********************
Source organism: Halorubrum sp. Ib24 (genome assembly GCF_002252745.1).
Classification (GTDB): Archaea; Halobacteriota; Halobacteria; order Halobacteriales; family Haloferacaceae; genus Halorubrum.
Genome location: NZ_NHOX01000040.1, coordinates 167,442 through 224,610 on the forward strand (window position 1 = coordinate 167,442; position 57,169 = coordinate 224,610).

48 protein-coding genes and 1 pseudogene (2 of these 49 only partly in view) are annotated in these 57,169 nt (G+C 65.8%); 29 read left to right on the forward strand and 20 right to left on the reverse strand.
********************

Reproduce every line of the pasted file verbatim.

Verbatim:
Source organism: Halorubrum sp. Ib24 (genome assembly GCF_002252745.1).
Classification (GTDB): Archaea; Halobacteriota; Halobacteria; order Halobacteriales; family Haloferacaceae; genus Halorubrum.
Genome location: NZ_NHOX01000040.1, coordinates 167,442 through 224,610 on the forward strand (window position 1 = coordinate 167,442; position 57,169 = coordinate 224,610).

48 protein-coding genes and 1 pseudogene (2 of these 49 only partly in view) are annotated in these 57,169 nt (G+C 65.8%); 29 read left to right on the forward strand and 20 right to left on the reverse strand.